ZFIN ID: ZDB-PUB-130124-3
An In Vivo Cardiac Assay to Determine the Functional Consequences of Putative Long QT Syndrome Mutations
Jou, C.J., Barnett, S.M., Bian, J.T., Weng, H.C., Sheng, X., and Tristani-Firouzi, M.
Date: 2013
Source: Circulation research   112(5): 826-830 (Journal)
Registered Authors: Sheng, Xiaoming
Keywords: model organism, sudden death, arrhythmia, genetic testing, channelopathy, long QT syndrome, gene mutation, genetic polymorphism, genomics-physiological
MeSH Terms:
  • Algorithms
  • Animals
  • Disease Models, Animal
  • Ether-A-Go-Go Potassium Channels/genetics
  • Gene Knockdown Techniques
  • Genetic Predisposition to Disease/genetics
  • Genetic Testing
  • Heart/physiopathology*
  • High-Throughput Screening Assays/methods*
  • Long QT Syndrome/genetics*
  • Long QT Syndrome/physiopathology*
  • Mutation/genetics*
  • Polymorphism, Genetic/genetics
  • Predictive Value of Tests
  • Zebrafish/embryology
  • Zebrafish/genetics*
  • Zebrafish Proteins/genetics
PubMed: 23303164 Full text @ Circ. Res.
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ABSTRACT

Rationale: Genetic testing for Long QT Syndrome (LQTS) is now a standard and integral component of clinical cardiology. A major obstacle to the interpretation of genetic findings is the lack of robust functional assays to determine the pathogenicity of identified gene variants in a high throughput manner.

Objective: The goal of this study was to design and test a high throughput in vivo cardiac assay to distinguish between disease-causing and benign KCNH2 (hERG1) variants, using the zebrafish as a model organism.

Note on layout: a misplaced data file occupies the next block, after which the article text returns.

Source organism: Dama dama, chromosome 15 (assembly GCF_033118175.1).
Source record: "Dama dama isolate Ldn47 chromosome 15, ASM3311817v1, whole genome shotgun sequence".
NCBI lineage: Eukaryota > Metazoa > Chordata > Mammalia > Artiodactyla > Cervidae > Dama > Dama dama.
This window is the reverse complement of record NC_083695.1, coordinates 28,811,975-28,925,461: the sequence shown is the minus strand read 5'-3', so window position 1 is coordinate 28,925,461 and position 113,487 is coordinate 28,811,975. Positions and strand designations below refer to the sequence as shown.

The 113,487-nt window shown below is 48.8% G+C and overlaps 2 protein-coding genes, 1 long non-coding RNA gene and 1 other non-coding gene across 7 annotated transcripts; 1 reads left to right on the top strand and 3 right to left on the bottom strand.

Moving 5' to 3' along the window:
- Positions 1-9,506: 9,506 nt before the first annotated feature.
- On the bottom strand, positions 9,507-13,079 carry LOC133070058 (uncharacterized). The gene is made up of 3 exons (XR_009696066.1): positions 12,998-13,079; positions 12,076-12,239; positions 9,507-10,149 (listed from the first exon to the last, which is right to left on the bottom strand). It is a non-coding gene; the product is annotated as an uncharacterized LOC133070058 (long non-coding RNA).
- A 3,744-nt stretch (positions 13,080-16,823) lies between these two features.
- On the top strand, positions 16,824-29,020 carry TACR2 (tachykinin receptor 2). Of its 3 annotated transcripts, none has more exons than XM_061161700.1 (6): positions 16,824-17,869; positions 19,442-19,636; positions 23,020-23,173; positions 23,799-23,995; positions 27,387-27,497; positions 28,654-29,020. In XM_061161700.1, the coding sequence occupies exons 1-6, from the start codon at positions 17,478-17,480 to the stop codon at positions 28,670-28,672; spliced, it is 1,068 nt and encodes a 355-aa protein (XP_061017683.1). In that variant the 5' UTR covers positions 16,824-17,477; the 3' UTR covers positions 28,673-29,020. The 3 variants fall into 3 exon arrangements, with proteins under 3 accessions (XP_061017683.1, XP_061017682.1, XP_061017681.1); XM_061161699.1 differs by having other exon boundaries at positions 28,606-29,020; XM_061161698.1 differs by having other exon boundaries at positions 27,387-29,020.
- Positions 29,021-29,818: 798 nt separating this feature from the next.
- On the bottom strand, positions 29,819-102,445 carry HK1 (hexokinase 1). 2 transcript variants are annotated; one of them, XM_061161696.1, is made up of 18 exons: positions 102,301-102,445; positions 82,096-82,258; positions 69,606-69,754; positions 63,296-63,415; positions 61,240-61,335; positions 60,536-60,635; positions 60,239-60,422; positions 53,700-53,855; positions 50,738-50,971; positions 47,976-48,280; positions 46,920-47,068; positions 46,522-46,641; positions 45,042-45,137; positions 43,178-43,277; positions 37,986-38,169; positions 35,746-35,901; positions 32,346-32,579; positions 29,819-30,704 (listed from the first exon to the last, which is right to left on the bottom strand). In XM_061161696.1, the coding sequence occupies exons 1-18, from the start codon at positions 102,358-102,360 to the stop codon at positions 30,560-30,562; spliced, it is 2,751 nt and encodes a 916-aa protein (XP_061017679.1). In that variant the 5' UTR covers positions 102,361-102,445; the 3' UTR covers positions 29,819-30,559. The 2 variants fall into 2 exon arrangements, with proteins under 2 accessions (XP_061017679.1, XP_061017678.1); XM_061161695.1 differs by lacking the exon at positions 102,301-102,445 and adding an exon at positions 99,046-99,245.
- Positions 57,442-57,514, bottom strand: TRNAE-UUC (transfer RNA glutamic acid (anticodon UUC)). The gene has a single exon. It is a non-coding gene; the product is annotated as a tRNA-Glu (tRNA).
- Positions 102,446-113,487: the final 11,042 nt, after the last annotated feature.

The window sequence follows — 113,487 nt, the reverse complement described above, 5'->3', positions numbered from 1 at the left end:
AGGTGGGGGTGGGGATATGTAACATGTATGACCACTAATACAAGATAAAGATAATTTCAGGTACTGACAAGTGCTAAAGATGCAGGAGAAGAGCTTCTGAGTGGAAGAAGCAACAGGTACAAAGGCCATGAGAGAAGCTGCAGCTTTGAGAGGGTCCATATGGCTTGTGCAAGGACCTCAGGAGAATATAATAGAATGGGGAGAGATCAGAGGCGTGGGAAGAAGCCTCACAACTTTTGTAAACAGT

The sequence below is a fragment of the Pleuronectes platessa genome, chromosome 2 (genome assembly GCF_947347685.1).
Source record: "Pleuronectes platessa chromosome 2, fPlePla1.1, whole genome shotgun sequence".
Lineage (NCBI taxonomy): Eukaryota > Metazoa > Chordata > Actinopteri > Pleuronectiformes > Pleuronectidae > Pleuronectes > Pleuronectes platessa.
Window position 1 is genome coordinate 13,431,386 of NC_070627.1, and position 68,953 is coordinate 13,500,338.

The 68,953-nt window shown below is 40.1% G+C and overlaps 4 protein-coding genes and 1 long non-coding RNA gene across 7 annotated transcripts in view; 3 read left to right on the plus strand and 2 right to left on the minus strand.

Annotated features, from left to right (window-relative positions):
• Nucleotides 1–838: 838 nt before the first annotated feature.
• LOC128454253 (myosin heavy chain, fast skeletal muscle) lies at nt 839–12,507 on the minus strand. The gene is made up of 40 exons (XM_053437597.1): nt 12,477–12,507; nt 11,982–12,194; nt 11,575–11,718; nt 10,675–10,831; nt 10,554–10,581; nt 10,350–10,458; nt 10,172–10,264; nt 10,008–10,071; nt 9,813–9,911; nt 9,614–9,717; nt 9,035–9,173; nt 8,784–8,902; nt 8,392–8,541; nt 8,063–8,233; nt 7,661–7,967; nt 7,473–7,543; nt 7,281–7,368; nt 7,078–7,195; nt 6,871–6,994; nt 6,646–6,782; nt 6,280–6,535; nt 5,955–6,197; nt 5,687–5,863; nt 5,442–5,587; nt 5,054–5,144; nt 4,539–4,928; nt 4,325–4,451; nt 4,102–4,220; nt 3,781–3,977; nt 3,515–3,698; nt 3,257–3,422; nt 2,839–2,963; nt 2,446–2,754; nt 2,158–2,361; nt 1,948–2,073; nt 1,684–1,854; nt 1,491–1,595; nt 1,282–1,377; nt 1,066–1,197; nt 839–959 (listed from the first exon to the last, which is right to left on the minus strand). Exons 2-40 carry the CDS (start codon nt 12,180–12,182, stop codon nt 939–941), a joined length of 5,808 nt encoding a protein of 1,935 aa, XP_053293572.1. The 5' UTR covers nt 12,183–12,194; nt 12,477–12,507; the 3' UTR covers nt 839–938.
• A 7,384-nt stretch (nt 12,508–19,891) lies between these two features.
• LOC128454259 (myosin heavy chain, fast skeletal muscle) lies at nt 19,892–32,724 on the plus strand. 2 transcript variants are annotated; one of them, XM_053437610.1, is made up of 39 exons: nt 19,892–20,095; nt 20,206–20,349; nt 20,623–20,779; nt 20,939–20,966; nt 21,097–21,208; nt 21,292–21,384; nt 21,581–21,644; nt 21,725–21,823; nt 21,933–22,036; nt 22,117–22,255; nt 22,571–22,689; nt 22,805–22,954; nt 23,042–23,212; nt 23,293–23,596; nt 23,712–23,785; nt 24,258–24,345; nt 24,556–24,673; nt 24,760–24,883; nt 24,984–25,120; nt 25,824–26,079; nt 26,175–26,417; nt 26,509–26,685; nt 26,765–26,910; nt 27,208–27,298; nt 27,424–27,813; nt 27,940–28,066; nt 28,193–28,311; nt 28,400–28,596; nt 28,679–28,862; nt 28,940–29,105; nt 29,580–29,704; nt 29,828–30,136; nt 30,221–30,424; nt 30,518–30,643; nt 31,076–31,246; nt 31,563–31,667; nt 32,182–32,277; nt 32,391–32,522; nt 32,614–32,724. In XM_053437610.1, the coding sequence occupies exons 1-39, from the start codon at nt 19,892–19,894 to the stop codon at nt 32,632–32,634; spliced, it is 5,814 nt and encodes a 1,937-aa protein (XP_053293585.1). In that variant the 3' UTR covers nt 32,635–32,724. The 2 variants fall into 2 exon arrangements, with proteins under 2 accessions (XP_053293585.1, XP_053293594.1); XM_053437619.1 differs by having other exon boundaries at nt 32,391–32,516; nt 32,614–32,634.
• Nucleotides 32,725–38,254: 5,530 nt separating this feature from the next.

Methods and Results: We tested the ability of previously characterized LQTS hERG1 mutations and polymorphisms to restore normal repolarization in the kcnh2-knockdown embryonic zebrafish. The cardiac assay correctly identified a benign variant in 9 of 10 cases (negative predictive value 90%) while correctly identifying a disease-causing variant in 39/39 cases (positive predictive value 100%).

Conclusions: The in vivo zebrafish cardiac assay approaches the accuracy of the current benchmark in vitro assay for the detection of disease-causing mutations and is far superior in terms of throughput rate. Together with emerging algorithms for interpreting a positive LQTS genetic test, the zebrafish cardiac assay provides an additional tool for the final determination of pathogenicity of gene variants identified in LQTS genetic screening.

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